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Information and guidance for public, NHSGGC staff, and community-based services.  Hospital visiting restrictions now in place.

Use of Decannulation Devices

Weaning should not occur overnight, speaking valves or decannulation caps should be removed as complications can be more difficult to identify. 

Double lumen uncuffed trachstomy tube with fnestrated inner lumen tube and speaking valve (shown apart)

Double lumen uncuffed trachstomy showing fenestrated inner luman and speaking valve  insitu

During the weaning process, one of the benefits that can be achieved for the patient is the ability to vocalise for short periods of time. Adjuncts which allow patients to vocalise increase the workload of breathing and therefore should only be considered for use in patients in whom it has been agreed within the multidisciplinary team to commence weaning from the tracheostomy tube.

A speaking valve must never be placed on the 15mm connector of a non-fenestrated tube when the cuff is inflated as the patient will not be able to exhale.

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The above picture shows the airflow in a patient who has a speaking valve (or decannulation cap) attached to a non-fenestrated tracheostomy tube with the cuff inflated.  This patient is unable to breathe out and is therefore at high risk of hypoxia, pneumothorax and cardiac arrest

The above picture shows the airflow in a patient who has a speaking valve attached to an fenestrated tracheostomy tube with the cuff deflated. As can been seen, the patient is able to breathe out via the upper airway.

Please note using a decannulation devices involves partially or completely occulsion of the tracheostomy tube by the decannulation device, if there is any degree of airway occlusion from oedema, of the cuff is not completely deflated or a non-fenstrated tracheostomy tube is insitu, the patient may suffer complete airway obstruction.  Prior to attatching the device, an assessment of airflow via oro/nasophaynx is recommended, this can be assess by lightly applying  finger occlusion to the tracheostomy tube prior to attatching the device to observe for any signs of airway obstruction. 

Weaning with a Single Lumen Tracheostomy Tube

Suitable for paients who are able to wean over a short period of time

Click here for instruction on weaning patients using a single lumen tracheostomy tube

Weaning from a Decannulation Cap

Suitable for patients with a fenstrated double lumen tracheostomy tube.  The cuff MUST be deflated.

Click here for instruction on weaning patients using a double luemn tracheostomy tube and a decannulation cap

Weaning with a Speaking Valve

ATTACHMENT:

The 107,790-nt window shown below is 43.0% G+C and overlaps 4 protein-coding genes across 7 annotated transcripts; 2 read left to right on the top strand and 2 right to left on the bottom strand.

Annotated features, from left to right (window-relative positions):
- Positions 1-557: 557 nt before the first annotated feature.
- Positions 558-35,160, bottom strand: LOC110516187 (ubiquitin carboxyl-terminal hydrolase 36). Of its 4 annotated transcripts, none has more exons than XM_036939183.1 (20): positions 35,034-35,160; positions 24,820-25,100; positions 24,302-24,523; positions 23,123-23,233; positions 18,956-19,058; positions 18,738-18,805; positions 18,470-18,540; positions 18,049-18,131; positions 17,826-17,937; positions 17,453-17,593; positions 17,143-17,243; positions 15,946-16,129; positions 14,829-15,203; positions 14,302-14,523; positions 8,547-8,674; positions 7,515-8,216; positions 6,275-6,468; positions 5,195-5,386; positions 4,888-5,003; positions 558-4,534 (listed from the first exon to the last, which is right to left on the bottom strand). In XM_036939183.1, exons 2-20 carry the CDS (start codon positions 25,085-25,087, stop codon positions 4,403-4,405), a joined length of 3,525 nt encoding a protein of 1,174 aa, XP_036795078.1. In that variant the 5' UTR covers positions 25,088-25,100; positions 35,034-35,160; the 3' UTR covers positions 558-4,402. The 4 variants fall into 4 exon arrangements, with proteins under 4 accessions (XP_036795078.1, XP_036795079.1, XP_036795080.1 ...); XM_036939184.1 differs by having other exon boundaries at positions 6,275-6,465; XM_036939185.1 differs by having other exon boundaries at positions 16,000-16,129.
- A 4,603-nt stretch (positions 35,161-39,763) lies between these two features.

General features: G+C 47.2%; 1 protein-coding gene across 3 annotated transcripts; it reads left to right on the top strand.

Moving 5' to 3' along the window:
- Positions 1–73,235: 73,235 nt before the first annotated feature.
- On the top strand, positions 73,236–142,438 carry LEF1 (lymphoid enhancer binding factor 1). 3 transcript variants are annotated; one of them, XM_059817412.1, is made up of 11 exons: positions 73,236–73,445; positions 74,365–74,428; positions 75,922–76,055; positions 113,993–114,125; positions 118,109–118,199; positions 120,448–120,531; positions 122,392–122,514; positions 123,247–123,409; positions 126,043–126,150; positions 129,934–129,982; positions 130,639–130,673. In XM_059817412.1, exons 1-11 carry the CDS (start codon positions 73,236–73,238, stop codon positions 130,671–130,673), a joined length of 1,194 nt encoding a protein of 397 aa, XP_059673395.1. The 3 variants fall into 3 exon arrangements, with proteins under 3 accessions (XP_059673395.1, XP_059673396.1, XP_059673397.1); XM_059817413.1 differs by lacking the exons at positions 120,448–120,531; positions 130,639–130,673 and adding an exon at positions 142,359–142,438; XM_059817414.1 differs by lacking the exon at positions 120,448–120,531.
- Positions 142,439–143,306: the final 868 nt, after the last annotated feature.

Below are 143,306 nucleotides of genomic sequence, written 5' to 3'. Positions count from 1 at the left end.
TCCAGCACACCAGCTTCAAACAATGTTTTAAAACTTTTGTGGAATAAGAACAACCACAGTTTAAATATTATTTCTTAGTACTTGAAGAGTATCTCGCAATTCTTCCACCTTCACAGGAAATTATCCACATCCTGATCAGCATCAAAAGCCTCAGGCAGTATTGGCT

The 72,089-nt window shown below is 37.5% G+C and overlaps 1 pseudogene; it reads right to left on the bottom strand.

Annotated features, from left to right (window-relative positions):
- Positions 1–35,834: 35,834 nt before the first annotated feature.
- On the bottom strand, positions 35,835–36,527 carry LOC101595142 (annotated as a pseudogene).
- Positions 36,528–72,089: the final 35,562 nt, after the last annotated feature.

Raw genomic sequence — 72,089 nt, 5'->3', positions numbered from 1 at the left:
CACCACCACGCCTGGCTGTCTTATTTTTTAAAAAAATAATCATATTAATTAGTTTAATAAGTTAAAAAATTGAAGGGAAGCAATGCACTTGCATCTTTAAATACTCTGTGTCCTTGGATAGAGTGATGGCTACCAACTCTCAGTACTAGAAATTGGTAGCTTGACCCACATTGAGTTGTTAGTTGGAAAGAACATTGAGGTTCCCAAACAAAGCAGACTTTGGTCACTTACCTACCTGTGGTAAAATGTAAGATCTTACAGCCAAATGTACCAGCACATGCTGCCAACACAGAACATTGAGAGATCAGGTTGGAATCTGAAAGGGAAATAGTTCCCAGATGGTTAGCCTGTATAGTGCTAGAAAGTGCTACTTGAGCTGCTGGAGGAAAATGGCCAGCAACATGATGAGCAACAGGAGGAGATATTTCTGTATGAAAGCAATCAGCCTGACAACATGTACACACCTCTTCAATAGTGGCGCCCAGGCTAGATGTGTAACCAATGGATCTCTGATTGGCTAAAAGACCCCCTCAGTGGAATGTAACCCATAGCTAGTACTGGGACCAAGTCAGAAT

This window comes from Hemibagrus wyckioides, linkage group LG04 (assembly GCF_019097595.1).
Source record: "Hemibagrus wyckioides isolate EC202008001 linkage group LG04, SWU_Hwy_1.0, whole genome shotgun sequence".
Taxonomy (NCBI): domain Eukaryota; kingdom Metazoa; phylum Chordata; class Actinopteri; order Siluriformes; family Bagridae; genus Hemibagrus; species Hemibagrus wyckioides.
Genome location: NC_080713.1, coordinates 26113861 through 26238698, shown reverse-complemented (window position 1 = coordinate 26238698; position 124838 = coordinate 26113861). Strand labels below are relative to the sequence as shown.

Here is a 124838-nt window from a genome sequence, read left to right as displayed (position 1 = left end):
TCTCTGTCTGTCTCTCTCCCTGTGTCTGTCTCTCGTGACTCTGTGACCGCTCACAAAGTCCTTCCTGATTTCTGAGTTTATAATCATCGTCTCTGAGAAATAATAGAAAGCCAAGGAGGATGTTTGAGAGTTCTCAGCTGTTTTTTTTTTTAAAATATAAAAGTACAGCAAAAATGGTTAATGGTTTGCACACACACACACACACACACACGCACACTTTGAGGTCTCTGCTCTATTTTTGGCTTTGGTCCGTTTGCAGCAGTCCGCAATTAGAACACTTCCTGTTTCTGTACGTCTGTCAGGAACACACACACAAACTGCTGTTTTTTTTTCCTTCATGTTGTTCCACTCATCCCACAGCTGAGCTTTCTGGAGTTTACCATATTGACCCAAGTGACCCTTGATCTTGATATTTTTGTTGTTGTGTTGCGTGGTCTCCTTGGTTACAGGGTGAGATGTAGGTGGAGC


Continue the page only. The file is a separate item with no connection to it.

Suitable for patients with a fenstrated double lumen tracheostomy tube.  The cuff MUST be deflated

Click here for instruction on weaning patients using a double luemn tracheostomy tube and a speaking valve

Click here for instruction on the process of decannulation

  • Presence of tumour
  • Presence of upper airway oedema/trauma
  • Reduced ability to clear secretions adequately
  • Patient requires greater than 40% oxygen
  • Patient has not completed a weaning process
  • Further surgery is indicated within a short time period
  • Cardiovascular instability
  • Initial reason for tracheostomy still exists

Reasons for continuation of tracheostomy

The ability of the patient to maintain their own airway without the tracheostomy tube will depend on whether the initial  reason for the tracheostomy tube has resolved. Each patient will be individually assessed. However the ultimate responsibility for the removal of the tracheostomy lies with the Consultant in charge of the patient.

/Appendix 2).  Weaning record of careWeaning from a tracheostomy tube by either decannulation cap or speaking valve increases the workload of breathing.  Gradually increasing this workload will help build respiratory muscle to ensure that following decannulation the patient is able to breathe and clear secretions effectively.  Weaning can commence after the patient has passed a cuff deflation trial.  The process of weaning must be planned and clearly documented (

  • The patient no longer required positive pressure ventilation
  • Supplemental oxygen requirement is less than 40% O2
  • The patient is haemodynamically stable
  • The patient is able to cough to clear chest secretions using vocal cords
  • The patient requires occasional suctioning
  • The patient has successfully passed a cuff deflation trial
  • The patient is able to maintain an upright sitting position in a bed or chair
  • The patient is able to stay awake and alert for 15 minutes while seated upright

Weaning times can vary due to the original reason for insertion of the tracheostomy tube and length of time on mechanical ventilation. Once the following has been achieved weaning can commence.

A number of different methods of weaning exist.  Consideration should be given to individual patients to ensure that the safest and most appropriate method of weaning is identified.

NB The cuff deflation guideline should be carried out prior to completion of ALL methods of weaning as described in the following sections.

Following successful cuff deflation, the patient’s clinical condition and the type of tracheostomy tube in situ will dictate the next stage in the process of weaning.  The following sections describe different weaning methods.